We recognize the importance of gender equality

WWF recognizes the importance of promoting gender equality across the entire organization and applying its principles to all our work. Our gender policy guides this effort. Our general objective is to contribute to a society in which women, men, boys, girls, and people of other gender minorities, have access to the same opportunities, rights, and obligations in all spheres of life.

We treat gender equality as a right in all our work

WWF’s Gender Policy Statement signifies our ongoing commitment to equity and integration of a gender perspective in our policies, programs, and projects, as well as in our institutional structure. WWF understands that gender refers to the socially constructed roles, responsibilities, and opportunities associated with women and men, boys and girls in a society at a specific time and place, and that gender roles and relationships are not fixed; they evolve based on circumstances.


© James MORGAN
Gender Equality

Refers to the equal rights, responsibilities, and opportunities of women and men and girls and boys and other gender minorities. Equality does not mean that women and men will become the same but that women’s and men’s rights, responsibilities, and opportunities will not depend on whether they are born male or female. We see equality between people of all genders as both a human rights issue and as a precondition for, and indicator of, sustainable people-centered development. 

Gender Equity

We promote gender equity because we appreciate that every WWF policy, program, and project may affect women and men, and other gender minorities differently, and may include specific measures to empower specific marginalized groups and individuals. This is an essential building block for sustainable development and effective conservation or regeneration and it is an integral part of our mission to ensure that the natural resources of our planet are shared equitably.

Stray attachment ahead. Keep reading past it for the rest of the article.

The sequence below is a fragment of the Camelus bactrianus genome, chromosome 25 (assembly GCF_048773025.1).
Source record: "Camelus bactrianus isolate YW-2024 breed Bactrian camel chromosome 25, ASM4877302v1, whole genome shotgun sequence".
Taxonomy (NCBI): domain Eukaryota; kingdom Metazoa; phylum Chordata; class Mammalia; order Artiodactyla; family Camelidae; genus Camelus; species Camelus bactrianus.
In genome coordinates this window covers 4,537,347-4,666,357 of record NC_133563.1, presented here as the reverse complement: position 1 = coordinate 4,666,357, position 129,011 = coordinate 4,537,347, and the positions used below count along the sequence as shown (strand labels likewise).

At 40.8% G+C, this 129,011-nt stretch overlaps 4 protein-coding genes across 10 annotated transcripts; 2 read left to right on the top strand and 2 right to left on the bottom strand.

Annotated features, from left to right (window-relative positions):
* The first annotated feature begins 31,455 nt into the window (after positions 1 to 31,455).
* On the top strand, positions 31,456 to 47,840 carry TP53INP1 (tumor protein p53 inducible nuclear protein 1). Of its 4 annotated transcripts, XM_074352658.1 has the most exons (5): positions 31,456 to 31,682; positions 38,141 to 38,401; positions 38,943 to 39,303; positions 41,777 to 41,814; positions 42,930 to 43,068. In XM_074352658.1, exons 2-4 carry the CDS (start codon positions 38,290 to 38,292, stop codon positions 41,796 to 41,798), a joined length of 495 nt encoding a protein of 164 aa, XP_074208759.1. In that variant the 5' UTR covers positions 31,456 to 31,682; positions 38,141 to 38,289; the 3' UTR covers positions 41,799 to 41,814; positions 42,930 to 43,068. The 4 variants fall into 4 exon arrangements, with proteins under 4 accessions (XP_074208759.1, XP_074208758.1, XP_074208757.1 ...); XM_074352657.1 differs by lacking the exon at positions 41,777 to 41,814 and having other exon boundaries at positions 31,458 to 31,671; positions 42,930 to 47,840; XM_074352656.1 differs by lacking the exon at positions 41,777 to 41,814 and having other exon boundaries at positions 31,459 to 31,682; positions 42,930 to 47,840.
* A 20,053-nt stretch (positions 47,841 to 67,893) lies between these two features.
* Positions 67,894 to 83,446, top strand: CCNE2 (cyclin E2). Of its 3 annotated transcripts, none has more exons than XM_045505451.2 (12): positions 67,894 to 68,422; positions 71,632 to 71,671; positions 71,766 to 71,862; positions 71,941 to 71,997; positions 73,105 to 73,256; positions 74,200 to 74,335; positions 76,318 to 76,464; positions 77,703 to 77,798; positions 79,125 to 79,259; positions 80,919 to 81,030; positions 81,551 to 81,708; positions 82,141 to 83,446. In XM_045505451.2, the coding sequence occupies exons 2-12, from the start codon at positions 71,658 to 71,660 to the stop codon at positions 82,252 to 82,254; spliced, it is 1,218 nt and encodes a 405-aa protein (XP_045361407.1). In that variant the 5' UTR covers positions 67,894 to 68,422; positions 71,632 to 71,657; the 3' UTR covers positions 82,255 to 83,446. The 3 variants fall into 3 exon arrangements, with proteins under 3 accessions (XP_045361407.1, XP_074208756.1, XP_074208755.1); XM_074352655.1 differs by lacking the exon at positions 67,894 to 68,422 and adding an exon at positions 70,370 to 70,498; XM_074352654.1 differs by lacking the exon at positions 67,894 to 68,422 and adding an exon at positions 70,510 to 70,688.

What to read

More details about WWF’s commitments to Gender equality can be found in the WWF policy statement on Gender, as well as several documents below.


WWF’s Environmental and Social Safeguards and Social Policies are extensive and cover many different topics. Below you can find six topics that are frequently searched for.

 Amahuaca natives. Old man Santiago with a grandson at Nuevo San Juan, a small new Amahuaca settlement along the Rio Alto Purus at the border of the Alto Purus Reserved Zone, department Ucayali, Peru. Santiago and his native group lived isolated as hunter-gatherer along the headwaters of the Rio Alto Purus and Rio Inuya until 1975, when they had first contacts with the outside world.

Indigenous Peoples and Free, Prior and Informed Consent

The rights of Indigenous Peoples to give or withhold their consent to actions that will affect them.

 Nepal hay NDCs

Human rights

We have several policies and standards in place to ensure the protection and promotion of human rights across all WWF activities.
 The Monkoto female police force. Monkoto, Democratic Republic of the Congo.

Law enforcement

Conservation law enforcement is carried out by WWF partners. To ensure this is done ethically and in line with international law, we have several protocols in place in the landscapes/projects we work on.
 Entrance gate to the CAMIRON mine in the South-east of Cameroon.

Excluded Activities

This list outlines activities that WWF prohibits from its activities or funding.

Grievance Mechanisms

WWF is committed to strengthening its accountability towards the communities we work with. This page outlines our approach to ensure these communities can raise their concerns or express complaints about unintended negative impacts from our work and seek resolution. 
People working with WWF plant mangroves in the western coastal region of Madagascar. A mangrove, a shrub or small tree that grows in coastal saline or brackish water, are key to a healthy marine ecology, providing shelter to crabs and shrimps, and reducing soil erosion. Birds, sea turtles, and dugongs, an endangered marine sea mammal, all use mangroves. The land-sea barrier is also an extremely efficient way to retain CO2, thus contributing to climate protection, says WWF.

Gender Equality

WWF recognizes the importance of promoting gender equality across the entire organization and applying its principles to all our work. Our gender policy guides this effort.